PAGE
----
The capital markets provide predictive signals for the trajectory of real estate asset values. Today, the signals from the bond and REIT markets suggest that real estate asset values are likely to decline over the next year. How is that expectation shaping public and private apartment firms’ strategies? Executives weigh in during the 2016 NMHC Spring Board of Directors Meeting.
Mark Parrell, executive vice president and CFO of Equity Residential, a public REIT, argued that cap rates appear to be pretty stable, suggesting that asset values might also be more resistant to downward pressure than anticipated. Moreover, in many cases, he said he sees asset value increasing because NOI is increasing.
“So, going forward, there’s no great reason for these values to greatly disconnect,” Parrell said. “We think we’re going to prove through the cycle that we’re creating more durable value.”
While acknowledging that he probably holds a more negative view of the world, Joe Fisher, REIT portfolio manager for Deutsche Asset & Wealth Management, said he was expecting multifamily asset values to decline, but there would be differences in magnitude and effect for different asset classes.
Parrell agreed to an extent, saying that his company’s strategy over the past few years has been to focus on top-tier assets, where values are likely less volatile. This belief is what led company executives to shed more than a tenth of its portfolio, selling off the balance of its assets in Denver and South Florida when pricing was advantageous despite some early signs of volatility.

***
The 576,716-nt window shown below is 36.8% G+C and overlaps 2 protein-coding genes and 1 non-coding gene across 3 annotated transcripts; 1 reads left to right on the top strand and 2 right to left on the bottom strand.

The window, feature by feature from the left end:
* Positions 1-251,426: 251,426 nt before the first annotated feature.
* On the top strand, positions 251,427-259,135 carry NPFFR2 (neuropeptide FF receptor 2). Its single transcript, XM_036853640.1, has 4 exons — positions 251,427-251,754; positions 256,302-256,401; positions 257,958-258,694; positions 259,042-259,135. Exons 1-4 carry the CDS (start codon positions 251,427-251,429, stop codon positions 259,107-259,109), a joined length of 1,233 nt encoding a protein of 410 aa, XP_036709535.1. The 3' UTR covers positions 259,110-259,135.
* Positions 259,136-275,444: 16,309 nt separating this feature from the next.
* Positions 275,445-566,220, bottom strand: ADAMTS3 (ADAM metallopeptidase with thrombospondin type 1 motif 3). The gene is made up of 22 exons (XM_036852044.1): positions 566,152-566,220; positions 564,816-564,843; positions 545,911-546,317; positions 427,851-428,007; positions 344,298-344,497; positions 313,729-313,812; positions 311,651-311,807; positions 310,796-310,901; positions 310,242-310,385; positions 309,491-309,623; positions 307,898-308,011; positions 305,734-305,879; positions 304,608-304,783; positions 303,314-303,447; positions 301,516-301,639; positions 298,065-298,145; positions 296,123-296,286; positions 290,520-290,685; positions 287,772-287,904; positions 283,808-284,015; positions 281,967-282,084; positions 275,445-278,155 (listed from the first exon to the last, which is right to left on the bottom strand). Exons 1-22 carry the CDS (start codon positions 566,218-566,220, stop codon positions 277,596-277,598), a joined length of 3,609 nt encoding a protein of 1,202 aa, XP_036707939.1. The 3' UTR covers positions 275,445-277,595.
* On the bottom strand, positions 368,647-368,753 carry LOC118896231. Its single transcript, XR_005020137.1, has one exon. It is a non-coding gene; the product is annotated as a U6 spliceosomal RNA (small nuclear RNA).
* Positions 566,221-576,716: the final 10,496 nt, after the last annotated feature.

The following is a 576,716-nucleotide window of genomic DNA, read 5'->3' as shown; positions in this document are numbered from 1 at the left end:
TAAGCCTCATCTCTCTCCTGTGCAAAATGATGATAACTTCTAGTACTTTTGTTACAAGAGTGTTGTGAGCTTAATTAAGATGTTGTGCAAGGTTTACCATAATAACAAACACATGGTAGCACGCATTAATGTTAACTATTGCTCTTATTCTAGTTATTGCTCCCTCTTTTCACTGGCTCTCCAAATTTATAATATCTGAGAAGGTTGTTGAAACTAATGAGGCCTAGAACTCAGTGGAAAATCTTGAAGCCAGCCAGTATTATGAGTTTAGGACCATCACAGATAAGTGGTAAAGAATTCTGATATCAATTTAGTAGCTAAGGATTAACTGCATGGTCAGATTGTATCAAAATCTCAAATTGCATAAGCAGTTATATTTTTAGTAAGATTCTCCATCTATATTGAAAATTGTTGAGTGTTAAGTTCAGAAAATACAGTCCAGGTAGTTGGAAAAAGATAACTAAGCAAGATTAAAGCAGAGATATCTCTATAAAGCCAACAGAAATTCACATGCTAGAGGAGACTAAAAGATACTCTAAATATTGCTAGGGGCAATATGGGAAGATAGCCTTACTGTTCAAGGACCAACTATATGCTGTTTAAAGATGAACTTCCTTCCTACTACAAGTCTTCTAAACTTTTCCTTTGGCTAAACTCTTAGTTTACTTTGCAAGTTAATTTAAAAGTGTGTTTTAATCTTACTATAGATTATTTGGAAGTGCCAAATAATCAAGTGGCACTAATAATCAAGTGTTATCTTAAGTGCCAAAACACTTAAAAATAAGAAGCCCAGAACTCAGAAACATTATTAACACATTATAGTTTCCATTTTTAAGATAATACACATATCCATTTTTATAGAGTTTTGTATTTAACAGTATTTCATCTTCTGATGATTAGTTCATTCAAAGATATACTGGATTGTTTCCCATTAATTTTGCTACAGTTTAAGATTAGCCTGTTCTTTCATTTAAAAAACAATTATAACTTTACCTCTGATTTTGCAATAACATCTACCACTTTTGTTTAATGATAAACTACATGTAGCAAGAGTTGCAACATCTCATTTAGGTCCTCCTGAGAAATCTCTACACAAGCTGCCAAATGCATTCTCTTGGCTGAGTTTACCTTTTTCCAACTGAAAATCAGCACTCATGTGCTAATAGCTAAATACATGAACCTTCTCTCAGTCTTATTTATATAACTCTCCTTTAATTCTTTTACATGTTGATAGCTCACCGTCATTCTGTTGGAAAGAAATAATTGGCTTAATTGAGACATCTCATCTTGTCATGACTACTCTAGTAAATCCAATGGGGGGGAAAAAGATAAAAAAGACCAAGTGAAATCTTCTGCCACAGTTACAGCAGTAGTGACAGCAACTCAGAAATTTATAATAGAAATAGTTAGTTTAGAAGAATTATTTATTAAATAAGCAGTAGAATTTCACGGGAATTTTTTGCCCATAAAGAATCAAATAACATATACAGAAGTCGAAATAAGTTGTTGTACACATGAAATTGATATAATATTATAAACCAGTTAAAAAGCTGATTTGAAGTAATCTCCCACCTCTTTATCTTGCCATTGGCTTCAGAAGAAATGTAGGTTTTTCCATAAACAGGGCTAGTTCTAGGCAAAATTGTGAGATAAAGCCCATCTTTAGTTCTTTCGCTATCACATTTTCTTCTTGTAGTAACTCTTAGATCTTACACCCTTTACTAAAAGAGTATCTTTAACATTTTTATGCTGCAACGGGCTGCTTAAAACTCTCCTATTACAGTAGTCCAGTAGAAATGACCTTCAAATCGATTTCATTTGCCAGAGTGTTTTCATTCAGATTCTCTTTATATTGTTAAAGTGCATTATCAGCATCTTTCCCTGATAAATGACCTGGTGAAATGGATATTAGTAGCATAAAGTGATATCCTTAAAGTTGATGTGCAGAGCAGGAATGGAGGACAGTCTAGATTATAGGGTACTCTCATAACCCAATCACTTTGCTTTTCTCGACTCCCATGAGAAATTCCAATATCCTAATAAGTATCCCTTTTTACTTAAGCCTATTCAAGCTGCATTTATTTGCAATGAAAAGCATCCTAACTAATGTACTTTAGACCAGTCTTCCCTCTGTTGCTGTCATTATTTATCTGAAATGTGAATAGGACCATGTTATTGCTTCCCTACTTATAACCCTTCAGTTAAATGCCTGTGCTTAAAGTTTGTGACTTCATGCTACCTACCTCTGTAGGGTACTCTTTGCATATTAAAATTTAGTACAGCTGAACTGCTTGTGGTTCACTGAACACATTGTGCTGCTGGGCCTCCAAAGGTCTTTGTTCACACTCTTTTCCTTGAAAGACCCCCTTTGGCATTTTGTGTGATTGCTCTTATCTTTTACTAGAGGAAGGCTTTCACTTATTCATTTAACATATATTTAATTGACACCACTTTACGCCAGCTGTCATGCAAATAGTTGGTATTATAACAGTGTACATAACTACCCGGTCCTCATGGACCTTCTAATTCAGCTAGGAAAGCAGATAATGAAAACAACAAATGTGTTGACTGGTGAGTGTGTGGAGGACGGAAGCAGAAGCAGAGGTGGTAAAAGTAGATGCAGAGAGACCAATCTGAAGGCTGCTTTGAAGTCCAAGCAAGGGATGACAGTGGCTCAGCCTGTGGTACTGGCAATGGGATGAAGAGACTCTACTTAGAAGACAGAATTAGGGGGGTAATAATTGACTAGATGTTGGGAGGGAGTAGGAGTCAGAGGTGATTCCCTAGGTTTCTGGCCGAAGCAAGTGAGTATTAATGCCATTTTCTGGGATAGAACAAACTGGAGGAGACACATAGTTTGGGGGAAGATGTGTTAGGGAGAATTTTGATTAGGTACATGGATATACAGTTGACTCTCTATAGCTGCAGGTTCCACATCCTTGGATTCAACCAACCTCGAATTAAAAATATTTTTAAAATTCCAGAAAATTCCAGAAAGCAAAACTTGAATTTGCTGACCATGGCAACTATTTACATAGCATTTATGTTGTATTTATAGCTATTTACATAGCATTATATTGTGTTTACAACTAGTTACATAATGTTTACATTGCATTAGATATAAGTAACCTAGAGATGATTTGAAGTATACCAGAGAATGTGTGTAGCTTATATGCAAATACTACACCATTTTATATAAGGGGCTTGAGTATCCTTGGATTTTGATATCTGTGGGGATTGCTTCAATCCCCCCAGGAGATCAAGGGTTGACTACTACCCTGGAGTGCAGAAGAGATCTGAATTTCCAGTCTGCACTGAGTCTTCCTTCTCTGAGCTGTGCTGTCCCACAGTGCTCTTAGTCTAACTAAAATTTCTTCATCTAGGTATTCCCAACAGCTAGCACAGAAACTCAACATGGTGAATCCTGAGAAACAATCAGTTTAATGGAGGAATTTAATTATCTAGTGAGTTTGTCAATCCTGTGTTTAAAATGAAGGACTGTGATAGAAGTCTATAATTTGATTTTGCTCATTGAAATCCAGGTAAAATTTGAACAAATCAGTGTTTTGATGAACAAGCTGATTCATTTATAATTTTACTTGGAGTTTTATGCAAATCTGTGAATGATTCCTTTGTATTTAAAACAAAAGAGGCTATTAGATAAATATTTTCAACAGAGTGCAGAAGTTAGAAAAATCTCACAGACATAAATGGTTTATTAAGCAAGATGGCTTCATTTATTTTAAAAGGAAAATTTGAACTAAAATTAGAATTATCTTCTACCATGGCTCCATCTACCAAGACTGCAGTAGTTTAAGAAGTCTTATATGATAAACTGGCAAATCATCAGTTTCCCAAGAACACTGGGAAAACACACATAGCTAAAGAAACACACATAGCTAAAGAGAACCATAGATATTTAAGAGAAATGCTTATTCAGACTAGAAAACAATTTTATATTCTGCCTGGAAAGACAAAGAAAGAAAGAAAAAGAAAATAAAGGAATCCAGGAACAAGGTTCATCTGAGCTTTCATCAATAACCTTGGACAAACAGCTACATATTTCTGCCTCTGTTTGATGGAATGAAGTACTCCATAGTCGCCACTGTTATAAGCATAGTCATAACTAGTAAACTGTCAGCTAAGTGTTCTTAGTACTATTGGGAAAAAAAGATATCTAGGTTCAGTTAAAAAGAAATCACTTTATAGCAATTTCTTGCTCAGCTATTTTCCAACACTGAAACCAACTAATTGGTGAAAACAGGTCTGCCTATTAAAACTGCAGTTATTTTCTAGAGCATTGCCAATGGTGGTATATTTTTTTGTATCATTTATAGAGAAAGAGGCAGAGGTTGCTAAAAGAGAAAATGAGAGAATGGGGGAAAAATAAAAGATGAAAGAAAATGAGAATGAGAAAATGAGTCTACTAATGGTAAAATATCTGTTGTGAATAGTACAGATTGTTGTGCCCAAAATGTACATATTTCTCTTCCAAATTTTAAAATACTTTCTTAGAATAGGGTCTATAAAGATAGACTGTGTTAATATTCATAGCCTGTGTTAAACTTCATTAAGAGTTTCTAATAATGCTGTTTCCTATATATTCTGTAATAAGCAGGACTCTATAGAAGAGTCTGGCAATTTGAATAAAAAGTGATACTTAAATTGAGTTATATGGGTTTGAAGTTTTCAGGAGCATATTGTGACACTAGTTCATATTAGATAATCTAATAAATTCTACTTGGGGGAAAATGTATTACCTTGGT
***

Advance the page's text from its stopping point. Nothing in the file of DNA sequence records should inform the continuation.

“When the cycle does change and apartments are less desirable [as an investment], we think that the apartments in those six 24/7 cities will remain more desirable,” Parrell said, underscoring the concept of durable value.
But Sue Ansel, president and CEO of privately-held Gables Residential, said that while the public markets were helpful to look at, especially for benchmarking purposes, they weren’t the main driver behind her business decisions.
“When it comes to volatility in the markets, it’s hard to draw too many conclusions that impact our strategy on a daily basis,” she said. “We probably don’t spend as much time looking at public markets as some would say that we should for strategy.”
That said, Ansel also offered some insight into how the public markets participated in some key ownership decisions at some critical points for the company. Going back to 2005, when Gables was privatized, Ansel said, “At that point in time, we saw that, over a longer period, Main Street was valuing real estate much higher than the public markets were.”
However, the question of public or private resurfaced roughly a decade later as the ownership structure was nearing the end of its hold term and looking for an exit. Ansel said the executive team evaluated a variety of options from going public again to selling asset by asset. However, to take the company public would require selling assets at a discount, so that led management in alternative direction.
Looking at other uncertainties in the market, the executives considered the potential effect that a Fannie Mae and Freddie Mac exit from the capital markets would have on publics and privates.
While most agreed that REITs would have an advantage, Ansel had a slightly different perspective. “Public companies have a cost of capital advantage, especially around development,” she explained. “But it would be much more challenging for anyone to sell assets because the capital wouldn’t be there. You’d see a big choke point. And it would have a negative effect on everyone, not just the private companies. You can’t dispose and you can’t refinance in that scenario and that would be bad for all of us.”
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